The Indiana Department of Health on Thursday reported the most daily deaths to date due to coronavirus, 42, bringing to 245 the number of state residents who have died from COVID-19. New cases also continued to rise: 408 new positive tests brought the statewide total to 6,351.
Coronavirus update: Indiana Supreme Court issues 5 orders giving flexibility
Cases handled by the Marion County Prosecutor’s Office continue to be rescheduled or continued as the Indianapolis courts adjust operations in response to the novel coronavirus pandemic.Read More
Indiana’s coronavirus death toll spiked by 34 as of Tuesday, the State Department of Health reported, bringing the total to 173 lives claimed by COVID-19. Meanwhile, the number of presumptive positive cases rose to 5,507, an increase of 563 cases.
The Indiana State Department of Health on Monday morning said the number of presumptive positive cases for COVID-19 in the state has risen to 4,944 after the emergence of 533 more cases. The death toll in the state rose to 139, up from 127 the previous day.
More than 100 people have died of coronavirus in Indiana, the state Department of Health reported Friday morning, a day after officials confirmed that residents at 29 Indiana nursing homes have been diagnosed with COVID-19, as had inmates at an unspecified number of correctional facilities.
An Indiana man has been arrested in Illinois on charges alleging he shot and wounded a disabled man who had been sheltering his ex-girlfriend since a stabbing.
One Indiana court is taking steps to better inform its community about changes to eviction proceedings as a result of the novel coronavirus crisis through a personal, virtual message.
Thirteen more people have died in Indiana from coronavirus-related illnesses, raising the state’s virus death toll to 78 as state health officials said Thursday that more than 3,000 Hoosiers have tested positive for COVID-19.
Twenty-five jail inmates in Fort Wayne have received early releases amid the coronavirus pandemic, officials said.
The number of presumptive Indiana coronavirus cases rose to 645, the Indiana State Department of Health reported Thursday morning, up from 477 a day earlier. Three additional deaths were reported, bringing the statewide toll to 17.
The Indiana State Department of Health on Wednesday morning said the number of presumptive positive cases for COVID-19 in the state has risen to 477 after the emergence of 112 more cases. The statewide death toll overnight rose from 12 Tuesday to 14.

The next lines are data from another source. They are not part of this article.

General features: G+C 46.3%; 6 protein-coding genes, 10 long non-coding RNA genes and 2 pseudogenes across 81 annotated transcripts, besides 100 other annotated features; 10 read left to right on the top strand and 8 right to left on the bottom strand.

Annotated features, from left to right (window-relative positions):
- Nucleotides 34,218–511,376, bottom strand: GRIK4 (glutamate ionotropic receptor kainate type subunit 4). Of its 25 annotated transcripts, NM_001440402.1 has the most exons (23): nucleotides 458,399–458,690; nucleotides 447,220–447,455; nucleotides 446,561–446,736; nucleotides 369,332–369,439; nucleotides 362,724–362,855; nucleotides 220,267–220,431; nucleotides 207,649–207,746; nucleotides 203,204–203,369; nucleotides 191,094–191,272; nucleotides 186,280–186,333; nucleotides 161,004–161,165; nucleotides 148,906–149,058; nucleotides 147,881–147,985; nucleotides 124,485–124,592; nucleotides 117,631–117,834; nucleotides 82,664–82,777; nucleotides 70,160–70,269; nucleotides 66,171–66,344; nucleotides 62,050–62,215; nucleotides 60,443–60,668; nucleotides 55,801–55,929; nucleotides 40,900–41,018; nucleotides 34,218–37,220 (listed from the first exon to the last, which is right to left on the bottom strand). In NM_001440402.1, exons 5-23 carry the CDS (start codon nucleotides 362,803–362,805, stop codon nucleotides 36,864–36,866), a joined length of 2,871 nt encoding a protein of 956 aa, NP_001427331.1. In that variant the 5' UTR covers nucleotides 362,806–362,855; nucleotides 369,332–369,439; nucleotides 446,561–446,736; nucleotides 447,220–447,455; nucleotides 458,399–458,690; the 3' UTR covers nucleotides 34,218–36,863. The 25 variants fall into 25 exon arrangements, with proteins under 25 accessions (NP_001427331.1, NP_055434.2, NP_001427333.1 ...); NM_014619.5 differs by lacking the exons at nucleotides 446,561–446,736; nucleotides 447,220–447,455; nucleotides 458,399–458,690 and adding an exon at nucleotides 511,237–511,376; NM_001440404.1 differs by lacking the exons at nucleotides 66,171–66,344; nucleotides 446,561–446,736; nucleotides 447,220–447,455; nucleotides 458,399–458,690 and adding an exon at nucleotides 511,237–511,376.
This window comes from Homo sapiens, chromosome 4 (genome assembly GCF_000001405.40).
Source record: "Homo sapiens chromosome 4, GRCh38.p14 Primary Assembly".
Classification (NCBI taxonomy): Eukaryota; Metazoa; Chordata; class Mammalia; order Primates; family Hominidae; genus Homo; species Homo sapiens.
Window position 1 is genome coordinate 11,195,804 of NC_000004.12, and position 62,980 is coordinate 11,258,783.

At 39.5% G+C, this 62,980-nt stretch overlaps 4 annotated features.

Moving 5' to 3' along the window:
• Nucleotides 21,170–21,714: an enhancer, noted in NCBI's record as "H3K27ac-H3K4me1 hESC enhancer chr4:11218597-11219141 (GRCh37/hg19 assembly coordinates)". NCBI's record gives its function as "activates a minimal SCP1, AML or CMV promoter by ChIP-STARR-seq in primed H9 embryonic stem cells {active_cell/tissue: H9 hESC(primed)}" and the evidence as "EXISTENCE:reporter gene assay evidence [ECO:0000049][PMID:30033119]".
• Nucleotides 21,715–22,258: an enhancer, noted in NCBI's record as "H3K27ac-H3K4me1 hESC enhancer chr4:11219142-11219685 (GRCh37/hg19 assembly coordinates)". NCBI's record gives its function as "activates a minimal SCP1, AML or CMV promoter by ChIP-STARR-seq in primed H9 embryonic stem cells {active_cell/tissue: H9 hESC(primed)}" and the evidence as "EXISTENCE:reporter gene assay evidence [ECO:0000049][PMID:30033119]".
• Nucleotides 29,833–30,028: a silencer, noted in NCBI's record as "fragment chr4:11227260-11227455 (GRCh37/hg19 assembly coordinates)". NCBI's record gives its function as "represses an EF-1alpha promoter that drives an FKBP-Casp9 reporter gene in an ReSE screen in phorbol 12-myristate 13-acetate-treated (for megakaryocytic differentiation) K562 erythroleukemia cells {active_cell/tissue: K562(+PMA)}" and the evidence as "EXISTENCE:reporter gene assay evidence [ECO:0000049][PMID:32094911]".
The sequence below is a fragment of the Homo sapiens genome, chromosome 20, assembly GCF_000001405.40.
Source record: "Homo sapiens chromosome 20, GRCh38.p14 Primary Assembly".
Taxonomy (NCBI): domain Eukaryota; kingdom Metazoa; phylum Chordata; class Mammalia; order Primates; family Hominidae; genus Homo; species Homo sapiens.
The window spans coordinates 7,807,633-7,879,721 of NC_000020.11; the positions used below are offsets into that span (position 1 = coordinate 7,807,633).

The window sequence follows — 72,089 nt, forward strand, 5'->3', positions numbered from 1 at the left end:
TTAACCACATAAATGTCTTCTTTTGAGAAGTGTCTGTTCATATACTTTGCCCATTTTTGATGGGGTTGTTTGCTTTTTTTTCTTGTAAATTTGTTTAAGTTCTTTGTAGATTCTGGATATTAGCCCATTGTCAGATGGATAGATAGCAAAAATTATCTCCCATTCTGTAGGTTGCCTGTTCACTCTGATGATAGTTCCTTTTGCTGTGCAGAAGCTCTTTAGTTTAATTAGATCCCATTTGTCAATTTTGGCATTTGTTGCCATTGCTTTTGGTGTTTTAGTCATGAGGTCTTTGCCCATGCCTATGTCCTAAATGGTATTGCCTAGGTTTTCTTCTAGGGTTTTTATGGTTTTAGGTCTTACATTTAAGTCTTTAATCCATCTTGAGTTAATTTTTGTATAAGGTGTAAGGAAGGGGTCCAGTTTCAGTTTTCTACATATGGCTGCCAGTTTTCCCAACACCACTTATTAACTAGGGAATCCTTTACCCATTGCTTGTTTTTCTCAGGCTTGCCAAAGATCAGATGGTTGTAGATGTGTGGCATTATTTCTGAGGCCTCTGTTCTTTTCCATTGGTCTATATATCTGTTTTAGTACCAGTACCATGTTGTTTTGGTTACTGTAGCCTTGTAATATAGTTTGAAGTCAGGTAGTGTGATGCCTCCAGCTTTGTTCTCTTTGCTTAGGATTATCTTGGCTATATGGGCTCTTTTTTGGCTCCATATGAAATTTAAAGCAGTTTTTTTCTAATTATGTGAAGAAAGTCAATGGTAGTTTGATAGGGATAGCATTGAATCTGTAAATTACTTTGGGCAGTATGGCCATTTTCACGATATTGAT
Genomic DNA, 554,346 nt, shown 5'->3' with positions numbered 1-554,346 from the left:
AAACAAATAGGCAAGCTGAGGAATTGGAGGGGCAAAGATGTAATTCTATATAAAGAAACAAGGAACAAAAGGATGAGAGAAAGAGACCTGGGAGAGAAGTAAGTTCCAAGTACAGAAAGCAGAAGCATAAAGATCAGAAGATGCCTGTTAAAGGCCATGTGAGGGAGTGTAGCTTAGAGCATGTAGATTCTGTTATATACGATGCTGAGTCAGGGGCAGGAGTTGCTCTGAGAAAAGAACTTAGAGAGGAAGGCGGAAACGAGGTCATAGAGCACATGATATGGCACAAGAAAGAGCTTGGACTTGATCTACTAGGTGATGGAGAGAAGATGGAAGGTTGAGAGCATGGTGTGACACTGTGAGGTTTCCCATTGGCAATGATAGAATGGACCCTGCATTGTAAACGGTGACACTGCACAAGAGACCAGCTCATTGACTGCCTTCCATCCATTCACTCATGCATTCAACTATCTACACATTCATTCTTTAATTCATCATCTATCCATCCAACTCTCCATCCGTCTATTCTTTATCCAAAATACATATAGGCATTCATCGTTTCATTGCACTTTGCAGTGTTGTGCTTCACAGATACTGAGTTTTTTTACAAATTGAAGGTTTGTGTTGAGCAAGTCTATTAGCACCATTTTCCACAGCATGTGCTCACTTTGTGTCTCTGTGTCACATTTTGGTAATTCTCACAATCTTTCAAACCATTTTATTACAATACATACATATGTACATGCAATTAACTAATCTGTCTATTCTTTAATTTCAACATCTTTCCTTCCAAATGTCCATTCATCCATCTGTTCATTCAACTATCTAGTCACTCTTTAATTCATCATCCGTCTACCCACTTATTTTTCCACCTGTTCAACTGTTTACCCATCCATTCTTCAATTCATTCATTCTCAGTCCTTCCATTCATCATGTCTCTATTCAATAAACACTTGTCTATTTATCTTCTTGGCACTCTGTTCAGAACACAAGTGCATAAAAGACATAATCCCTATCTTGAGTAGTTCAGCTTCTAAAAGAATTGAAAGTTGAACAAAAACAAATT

A northeastern Indiana man who pleaded guilty in an October killing told a judge before he was sentenced that a teenage co-defendant played no role in the slaying.
A property owner could not convince the Indiana Tax Court that because its business offered rooms for extended stays, the property should be classified as residential and subjected to the lower 2% tax cap credit.
The city of Fort Wayne is entitled to tax revenues for providing fire protection services to annexed land in Allen County, but past revenues will stay with the original fire protection district that served the area before the annexation, the Indiana Court of Appeals ruled Friday. A dissenting judge, however, questioned whether the case should have proceeded in the Indiana Tax Court instead.
A child molester obtained no relief Friday in his appeal that challenged everything from the seating of jurors to the nine-year executed sentence imposed on him after he was convicted of sex crimes against an 8-year-old girl.
A Fort Wayne man who pleaded guilty to stabbing his mother to death was sentenced Monday to 55 years in prison by a judge who called her slaying “a horrific crime.”
The Allen Superior Court Judicial Nominating Commission has begun the process of selecting a new judge to fill a vacancy to the Allen Superior Court bench that will occur this summer.
The Indiana Court of Appeals has ordered a new trial for a man convicted of sexual battery after finding a trial court abused its discretion in admitting evidence of the man’s decade-old false informing conviction.
Judge Nancy Eshcoff Boyer, a longtime judge and the first woman jurist in Allen County, has announced her retirement from the bench after nearly 30 years of service. “Allen County is a better and more compassionate place because Judge Boyer chose a career in public service,” one colleague said.